Reg and Ron put a Mary Quant lip gloss sheen on the idea of organized crime by calling their gang The Firm and crafting an image of young, charming, and impeccably dressed local East End businessmen
Meanwhile, all roads crossed in Soho, an area of London where the best restaurants stood side by side with strip clubs, peep shows, and other seedy establishments. All sorts of clandestine dealings took place to the backdrop of the “new music”. The tables were occupied by emerging “everyones”; artist Lucien Freud and members of Parliament rubbed shoulders with mods and rockers, petty thieves, and organised crime henchmen, some of whom were connected to The Firm. Princess Margaret and peers of the realm started flowing in as well, sharing cocktails and having tete-a-tetes with “fascinating” underworld characters and future stars. They would make their pilgrimages from Soho to the East End under the cloak of darkness to discover “the source,” which they found charming and dangerous while knowing little about the vice, violence, and murder bubbling just below the surface.
Preserving this moment in time for posterity was photographer David Bailey, who also came from poverty-stricken East London. His iconic photos captured the essence of the Swinging Sixties, and his most famous subjects included model Jean Shrimpton, actors Terrence Stamp and Michael Caine, the Rolling Stones, Marianne Faithful, and yes, Reg and Ronnie Kray.
The twins loved their newfound fame. They were meeting people like Judy Garland, who sang “Over the Rainbow” for their mum, Violet. They were socializing with the first Scarface of film, George Raft, and hosted American boxer Sonny Liston.
By the mid-Sixties, they owned two more venues, not in the wild outposts of the East End, but in the ritzy West. They opened a casino called Esmerelda’s Barn in Kensington, and a hip club in Soho called The Hide-A-Way. Flashbulbs were popping everywhere, and the Krays were making their mark on Clubland. Unbeknownst to their fans who considered the twins “just a couple of lovely lads in tasty whistles [Cockney rhyming slang: whistle and flute = suit] ‘oo was always good to their mum” serious harm was being done. From witness tampering, extortion, and aiding and abetting prison escape to torture and murder, the Krays were not your average neighbourhood boys made good. One might think that taking part and pleasure in violent acts like branding people’s faces, using knives to give people “permanent grins,” and other means of torture would be the Achilles heel to bring them down. It was, however, Ronnie’s sexual appetites that would undo them by the end of the decade.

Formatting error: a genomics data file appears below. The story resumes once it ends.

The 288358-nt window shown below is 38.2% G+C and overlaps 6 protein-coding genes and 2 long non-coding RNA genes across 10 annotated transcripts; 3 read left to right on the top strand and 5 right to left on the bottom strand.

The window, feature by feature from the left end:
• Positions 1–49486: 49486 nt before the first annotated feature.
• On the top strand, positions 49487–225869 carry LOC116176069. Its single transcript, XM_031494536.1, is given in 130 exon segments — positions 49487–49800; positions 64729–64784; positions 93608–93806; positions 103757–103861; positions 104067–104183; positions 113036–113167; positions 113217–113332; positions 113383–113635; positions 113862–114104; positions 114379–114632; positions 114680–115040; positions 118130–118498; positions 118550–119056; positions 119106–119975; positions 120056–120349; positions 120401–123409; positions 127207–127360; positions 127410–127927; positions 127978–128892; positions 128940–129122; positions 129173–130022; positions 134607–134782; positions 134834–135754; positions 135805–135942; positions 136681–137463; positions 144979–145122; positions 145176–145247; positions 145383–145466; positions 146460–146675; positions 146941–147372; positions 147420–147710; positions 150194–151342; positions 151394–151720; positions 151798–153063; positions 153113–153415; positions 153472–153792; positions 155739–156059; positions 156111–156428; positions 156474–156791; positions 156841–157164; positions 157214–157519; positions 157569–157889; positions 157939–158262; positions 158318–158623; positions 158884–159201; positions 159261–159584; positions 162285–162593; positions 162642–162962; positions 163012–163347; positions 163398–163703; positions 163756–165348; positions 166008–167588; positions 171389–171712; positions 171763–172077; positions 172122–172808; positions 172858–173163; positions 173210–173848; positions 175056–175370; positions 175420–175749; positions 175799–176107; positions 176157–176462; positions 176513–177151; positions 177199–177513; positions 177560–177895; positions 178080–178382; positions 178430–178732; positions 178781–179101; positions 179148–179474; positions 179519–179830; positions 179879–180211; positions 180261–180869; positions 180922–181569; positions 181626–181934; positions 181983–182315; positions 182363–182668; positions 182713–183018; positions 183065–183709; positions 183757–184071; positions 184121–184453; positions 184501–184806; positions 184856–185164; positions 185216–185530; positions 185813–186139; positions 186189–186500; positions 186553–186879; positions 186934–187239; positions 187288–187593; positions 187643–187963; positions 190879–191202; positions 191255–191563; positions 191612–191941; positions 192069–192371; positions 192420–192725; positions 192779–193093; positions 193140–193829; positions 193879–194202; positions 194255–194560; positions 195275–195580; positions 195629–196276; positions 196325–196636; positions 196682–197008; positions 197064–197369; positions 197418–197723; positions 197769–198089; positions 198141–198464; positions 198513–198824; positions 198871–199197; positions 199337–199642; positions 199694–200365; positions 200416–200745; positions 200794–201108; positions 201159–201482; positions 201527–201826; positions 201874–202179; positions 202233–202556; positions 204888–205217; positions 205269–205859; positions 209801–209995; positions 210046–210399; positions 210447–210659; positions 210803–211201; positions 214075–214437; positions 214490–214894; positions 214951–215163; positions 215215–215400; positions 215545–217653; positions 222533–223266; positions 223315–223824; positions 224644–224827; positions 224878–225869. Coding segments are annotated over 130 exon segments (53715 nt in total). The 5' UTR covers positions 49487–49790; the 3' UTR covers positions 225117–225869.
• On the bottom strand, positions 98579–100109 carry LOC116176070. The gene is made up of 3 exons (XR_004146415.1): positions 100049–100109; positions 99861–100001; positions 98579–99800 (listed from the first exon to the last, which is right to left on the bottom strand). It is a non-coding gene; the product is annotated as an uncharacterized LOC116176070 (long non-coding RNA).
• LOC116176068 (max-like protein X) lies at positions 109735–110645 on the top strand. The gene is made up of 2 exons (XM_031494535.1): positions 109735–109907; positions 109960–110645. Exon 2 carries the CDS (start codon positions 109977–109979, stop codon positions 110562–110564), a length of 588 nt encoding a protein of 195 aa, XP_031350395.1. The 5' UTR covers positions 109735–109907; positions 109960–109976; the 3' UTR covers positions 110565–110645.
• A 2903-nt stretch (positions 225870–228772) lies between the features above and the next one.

Princess Margaret and peers of the realm started flowing in as well, sharing cocktails and having tete-a-tetes with “fascinating” underworld characters and future stars
Despite the sexual liberation ushered in by the Sixties, the acceptance and legalisation of homosexuality had not moved on much further than where it was during the time of Oscar Wilde. Kept on the down-low everywhere, it was an open secret in the corridors of Westminster and pubs of the East End. Although not approved of by the establishment, and considered a weakness in the East End, it was protected and kept secret within its ranks.
Ronnie Kray was an “out” gay man which was very unusual and controversial at the time. Reg was rumoured to be bisexual, but was engaged to, and would eventually marry a neighbourhood girl named Frances Shea. She was the sister of a Kray associate who, it was said, had rebuffed Reg, so he took Frances instead. Ron’s tastes ran to very young men. His other proclivities were brutish. He liked to hurt people in bed and out, and he loved to put this on display in sex clubs and the orgies he hosted. There were no class distinctions drawn at these gatherings. Everyone was equal, as long as you could afford something in black leather and knew how to keep your mouth shut. This was a place where Ministers of Parliament, such as Lord Robert Boothby and Tom Driberg, could really let their hair down.